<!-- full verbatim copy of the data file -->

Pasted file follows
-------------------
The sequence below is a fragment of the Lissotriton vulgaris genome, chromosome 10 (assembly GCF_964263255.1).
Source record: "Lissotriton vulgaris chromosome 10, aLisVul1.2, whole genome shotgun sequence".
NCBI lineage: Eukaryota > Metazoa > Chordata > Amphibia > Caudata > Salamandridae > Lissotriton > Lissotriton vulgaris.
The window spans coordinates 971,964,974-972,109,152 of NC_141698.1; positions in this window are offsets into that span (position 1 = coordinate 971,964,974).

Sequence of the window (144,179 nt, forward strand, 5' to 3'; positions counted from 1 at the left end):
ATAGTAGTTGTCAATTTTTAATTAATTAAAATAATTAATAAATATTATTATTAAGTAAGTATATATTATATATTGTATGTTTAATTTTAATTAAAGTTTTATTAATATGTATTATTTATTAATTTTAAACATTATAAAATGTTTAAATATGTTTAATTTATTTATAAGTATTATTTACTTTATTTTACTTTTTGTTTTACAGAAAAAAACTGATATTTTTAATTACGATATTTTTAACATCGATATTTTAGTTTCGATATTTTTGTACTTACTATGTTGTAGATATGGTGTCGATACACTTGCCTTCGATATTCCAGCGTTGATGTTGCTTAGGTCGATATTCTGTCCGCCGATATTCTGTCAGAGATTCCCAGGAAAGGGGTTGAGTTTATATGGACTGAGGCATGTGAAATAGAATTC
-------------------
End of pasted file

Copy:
The sequence below is a fragment of the Lissotriton vulgaris genome, chromosome 10 (assembly GCF_964263255.1).
Source record: "Lissotriton vulgaris chromosome 10, aLisVul1.2, whole genome shotgun sequence".
NCBI lineage: Eukaryota > Metazoa > Chordata > Amphibia > Caudata > Salamandridae > Lissotriton > Lissotriton vulgaris.
The window spans coordinates 971,964,974-972,109,152 of NC_141698.1; positions in this window are offsets into that span (position 1 = coordinate 971,964,974).

Sequence of the window (144,179 nt, forward strand, 5' to 3'; positions counted from 1 at the left end):
ATAGTAGTTGTCAATTTTTAATTAATTAAAATAATTAATAAATATTATTATTAAGTAAGTATATATTATATATTGTATGTTTAATTTTAATTAAAGTTTTATTAATATGTATTATTTATTAATTTTAAACATTATAAAATGTTTAAATATGTTTAATTTATTTATAAGTATTATTTACTTTATTTTACTTTTTGTTTTACAGAAAAAAACTGATATTTTTAATTACGATATTTTTAACATCGATATTTTAGTTTCGATATTTTTGTACTTACTATGTTGTAGATATGGTGTCGATACACTTGCCTTCGATATTCCAGCGTTGATGTTGCTTAGGTCGATATTCTGTCCGCCGATATTCTGTCAGAGATTCCCAGGAAAGGGGTTGAGTTTATATGGACTGAGGCATGTGAAATAGAATTC